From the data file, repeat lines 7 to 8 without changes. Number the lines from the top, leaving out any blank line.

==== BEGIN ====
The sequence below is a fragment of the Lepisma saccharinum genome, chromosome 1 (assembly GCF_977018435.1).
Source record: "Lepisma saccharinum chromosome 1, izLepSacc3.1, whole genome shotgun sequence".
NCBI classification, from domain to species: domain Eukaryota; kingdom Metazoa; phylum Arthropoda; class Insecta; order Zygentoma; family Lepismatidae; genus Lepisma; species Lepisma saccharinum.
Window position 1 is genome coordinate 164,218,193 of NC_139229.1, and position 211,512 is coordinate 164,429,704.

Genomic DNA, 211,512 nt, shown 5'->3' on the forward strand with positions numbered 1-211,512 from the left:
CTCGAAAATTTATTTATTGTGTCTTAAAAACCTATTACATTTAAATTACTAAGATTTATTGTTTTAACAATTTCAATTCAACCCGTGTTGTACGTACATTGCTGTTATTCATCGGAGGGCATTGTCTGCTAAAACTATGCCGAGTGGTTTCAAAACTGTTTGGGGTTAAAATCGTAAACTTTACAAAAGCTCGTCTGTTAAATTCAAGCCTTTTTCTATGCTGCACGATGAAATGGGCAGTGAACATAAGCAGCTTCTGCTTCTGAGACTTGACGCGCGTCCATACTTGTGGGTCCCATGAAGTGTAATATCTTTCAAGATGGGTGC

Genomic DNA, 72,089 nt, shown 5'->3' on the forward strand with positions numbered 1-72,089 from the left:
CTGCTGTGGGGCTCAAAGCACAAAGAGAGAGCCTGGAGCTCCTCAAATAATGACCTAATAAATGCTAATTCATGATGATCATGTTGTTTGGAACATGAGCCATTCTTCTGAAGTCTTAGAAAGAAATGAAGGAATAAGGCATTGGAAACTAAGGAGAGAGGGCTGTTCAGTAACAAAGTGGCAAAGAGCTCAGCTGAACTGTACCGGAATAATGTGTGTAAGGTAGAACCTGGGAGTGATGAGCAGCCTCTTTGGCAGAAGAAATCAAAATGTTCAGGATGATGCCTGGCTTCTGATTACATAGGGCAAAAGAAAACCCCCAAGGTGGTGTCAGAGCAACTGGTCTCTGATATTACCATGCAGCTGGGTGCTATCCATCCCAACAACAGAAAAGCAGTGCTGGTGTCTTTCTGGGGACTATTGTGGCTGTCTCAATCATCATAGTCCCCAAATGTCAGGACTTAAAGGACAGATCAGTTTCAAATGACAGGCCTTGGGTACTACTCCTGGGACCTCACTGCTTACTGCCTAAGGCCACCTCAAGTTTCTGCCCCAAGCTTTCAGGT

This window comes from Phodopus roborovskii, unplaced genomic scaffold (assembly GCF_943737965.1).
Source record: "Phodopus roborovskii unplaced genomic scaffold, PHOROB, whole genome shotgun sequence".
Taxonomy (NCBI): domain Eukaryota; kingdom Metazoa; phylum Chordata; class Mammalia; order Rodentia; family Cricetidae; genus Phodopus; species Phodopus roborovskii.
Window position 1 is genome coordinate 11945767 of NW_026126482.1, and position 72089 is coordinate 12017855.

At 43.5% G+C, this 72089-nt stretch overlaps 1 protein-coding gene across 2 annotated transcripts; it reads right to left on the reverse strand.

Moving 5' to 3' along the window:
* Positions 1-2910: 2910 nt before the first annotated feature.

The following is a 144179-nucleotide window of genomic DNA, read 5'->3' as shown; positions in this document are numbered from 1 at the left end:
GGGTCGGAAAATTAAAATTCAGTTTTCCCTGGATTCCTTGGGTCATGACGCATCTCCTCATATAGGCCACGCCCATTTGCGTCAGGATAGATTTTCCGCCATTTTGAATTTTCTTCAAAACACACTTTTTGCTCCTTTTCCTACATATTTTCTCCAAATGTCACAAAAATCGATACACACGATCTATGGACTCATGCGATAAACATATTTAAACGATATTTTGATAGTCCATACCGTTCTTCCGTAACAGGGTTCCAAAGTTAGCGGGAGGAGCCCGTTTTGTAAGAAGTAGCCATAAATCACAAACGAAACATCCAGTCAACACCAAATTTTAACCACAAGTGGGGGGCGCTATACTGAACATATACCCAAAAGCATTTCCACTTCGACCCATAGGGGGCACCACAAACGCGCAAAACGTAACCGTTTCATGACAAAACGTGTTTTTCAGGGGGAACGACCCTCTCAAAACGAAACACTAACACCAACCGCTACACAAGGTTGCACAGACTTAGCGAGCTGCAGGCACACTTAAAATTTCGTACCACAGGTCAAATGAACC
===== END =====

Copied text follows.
Genomic DNA, 72,089 nt, shown 5'->3' on the forward strand with positions numbered 1-72,089 from the left:
CTGCTGTGGGGCTCAAAGCACAAAGAGAGAGCCTGGAGCTCCTCAAATAATGACCTAATAAATGCTAATTCATGATGATCATGTTGTTTGGAACATGAGCCATTCTTCTGAAGTCTTAGAAAGAAATGAAGGAATAAGGCATTGGAAACTAAGGAGAGAGGGCTGTTCAGTAACAAAGTGGCAAAGAGCTCAGCTGAACTGTACCGGAATAATGTGTGTAAGGTAGAACCTGGGAGTGATGAGCAGCCTCTTTGGCAGAAGAAATCAAAATGTTCAGGATGATGCCTGGCTTCTGATTACATAGGGCAAAAGAAAACCCCCAAGGTGGTGTCAGAGCAACTGGTCTCTGATATTACCATGCAGCTGGGTGCTATCCATCCCAACAACAGAAAAGCAGTGCTGGTGTCTTTCTGGGGACTATTGTGGCTGTCTCAATCATCATAGTCCCCAAATGTCAGGACTTAAAGGACAGATCAGTTTCAAATGACAGGCCTTGGGTACTACTCCTGGGACCTCACTGCTTACTGCCTAAGGCCACCTCAAGTTTCTGCCCCAAGCTTTCAGGT